For all these problems, padded heated tank covers do have their advantages. A set will probably cost you less than a nitrogen system. They are portable and serve the double duty of protecting you from the tank.
But, more importantly they not only raise the pressure of the fuel, they warm the fuel. So what you ask? Remember in the article on preparing for winter there was the discussion of "O" ring leaks? Those pesky little leaks are caused by various component parts contracting at different rates. Most propane systems are designed to handle temperatures down to 40 F. (about 70 psi). If you are running cold fuel through your fitting there is the potential for a leak to develop. If you have warmed the fuel it will eliminate this problem.
Dick Wirth in his book Ballooning... talked about the 1979 World Championship where the temperature reached -20 F. Bruce Comstock was the only competitor to use electric blankets to warm his tanks. He was the only competitor to not experience severe icing problems.
Nitrogen pressurization has been used in Europe since the late 1970s, and very successfully. In the late 1980s a number of balloonists in this country started using it, particularly in Colorado. Nitrogen is an inert gas and acts as an artificial pressurant in propane tanks.
By using nitrogen you eliminate the problems addressed above with heat tapes. A fuel cylinder, pressurized with nitrogen, then used to a small percentage of its total volume, will continue to have a final total pressure much greater than that of the propane's vapor pressure alone.
Using nitrogen is convenient, it can be applied a few moments before inflation in the morning and you can repressurize for an afternoon flight. The process takes only a few minutes.
This might sound like an ideal system but there are disadvantages. It takes special equipment. In fact all parties contacted by Balloon Life stressed that it is extremely important that the proper equipment, procedures and storage techniques be used when handling nitrogen and nitrogen pressurized fuel tanks. To properly outfit a system with the necessary gauges and systems will cost around $200. Add to that a monthly rental fee for the nitrogen bottle that is holding your supply ($5-10/month). Before investing in and using a nitrogen system contact your balloon manufacturer to get their recommendations. Not all approve the use of nitrogen in their system.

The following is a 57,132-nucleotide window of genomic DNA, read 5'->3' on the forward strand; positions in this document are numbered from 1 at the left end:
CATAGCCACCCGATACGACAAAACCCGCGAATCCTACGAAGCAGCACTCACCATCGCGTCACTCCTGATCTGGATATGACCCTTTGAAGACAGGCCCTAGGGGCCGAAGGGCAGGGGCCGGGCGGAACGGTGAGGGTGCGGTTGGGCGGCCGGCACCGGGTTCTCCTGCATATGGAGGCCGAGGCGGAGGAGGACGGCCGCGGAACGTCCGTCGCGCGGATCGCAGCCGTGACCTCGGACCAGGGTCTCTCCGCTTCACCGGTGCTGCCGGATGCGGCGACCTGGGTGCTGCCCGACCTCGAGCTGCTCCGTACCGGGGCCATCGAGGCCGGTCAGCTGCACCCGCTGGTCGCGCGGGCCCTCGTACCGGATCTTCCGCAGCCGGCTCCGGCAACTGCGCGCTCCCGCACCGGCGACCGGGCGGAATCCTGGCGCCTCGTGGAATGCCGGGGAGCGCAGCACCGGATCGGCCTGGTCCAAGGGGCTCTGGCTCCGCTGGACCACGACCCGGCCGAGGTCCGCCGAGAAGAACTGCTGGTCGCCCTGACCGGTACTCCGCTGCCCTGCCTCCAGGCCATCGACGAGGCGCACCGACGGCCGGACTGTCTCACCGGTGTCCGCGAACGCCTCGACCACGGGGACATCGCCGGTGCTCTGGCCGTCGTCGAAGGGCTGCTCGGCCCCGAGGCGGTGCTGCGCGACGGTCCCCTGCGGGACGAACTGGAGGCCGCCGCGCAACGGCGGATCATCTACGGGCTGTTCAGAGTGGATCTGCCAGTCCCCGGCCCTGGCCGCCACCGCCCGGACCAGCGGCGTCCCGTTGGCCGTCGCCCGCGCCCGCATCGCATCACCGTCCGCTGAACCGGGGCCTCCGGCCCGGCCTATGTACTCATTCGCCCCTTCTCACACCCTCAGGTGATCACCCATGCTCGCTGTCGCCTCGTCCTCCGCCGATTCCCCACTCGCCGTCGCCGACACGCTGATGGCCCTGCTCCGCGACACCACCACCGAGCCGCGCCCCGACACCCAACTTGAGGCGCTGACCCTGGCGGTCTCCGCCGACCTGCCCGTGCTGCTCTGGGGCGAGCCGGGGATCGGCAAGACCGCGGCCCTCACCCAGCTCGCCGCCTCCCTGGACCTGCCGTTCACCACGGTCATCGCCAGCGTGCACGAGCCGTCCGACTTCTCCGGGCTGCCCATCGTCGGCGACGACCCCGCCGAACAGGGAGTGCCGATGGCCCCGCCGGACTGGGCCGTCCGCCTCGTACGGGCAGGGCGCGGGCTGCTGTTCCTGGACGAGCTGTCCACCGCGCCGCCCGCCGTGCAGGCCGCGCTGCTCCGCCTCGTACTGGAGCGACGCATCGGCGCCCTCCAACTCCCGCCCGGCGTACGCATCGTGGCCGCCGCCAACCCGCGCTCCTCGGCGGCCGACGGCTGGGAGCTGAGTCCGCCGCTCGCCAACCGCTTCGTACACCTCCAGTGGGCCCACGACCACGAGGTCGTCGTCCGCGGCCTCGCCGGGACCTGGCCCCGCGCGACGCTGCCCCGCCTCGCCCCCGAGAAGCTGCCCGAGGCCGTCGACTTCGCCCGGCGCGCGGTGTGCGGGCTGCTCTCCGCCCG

Nitrogen is not recommended for tanks with vapor withdrawal for the pilot light. The nitrogen rests in the top of the tank where your propane vapor is. The nitrogen reduces the reliably and operating efficiency of the pilot light. As the temperature decreases and the proportional amount of nitrogen increases in the vapor, the volume of propane vapor reaching the combustion area (pilot light) decreases. Should you pressurize the vapor withdrawal tank, the pilot light might work for a while and then go out. You can agitate the tank (shake it thus bringing the two gases back to equilibrium) and relight the pilot light. Since you never know exactly when you need fire power or when the pilot light might fail, pressurization of the tank with vapor withdrawal is not recommended.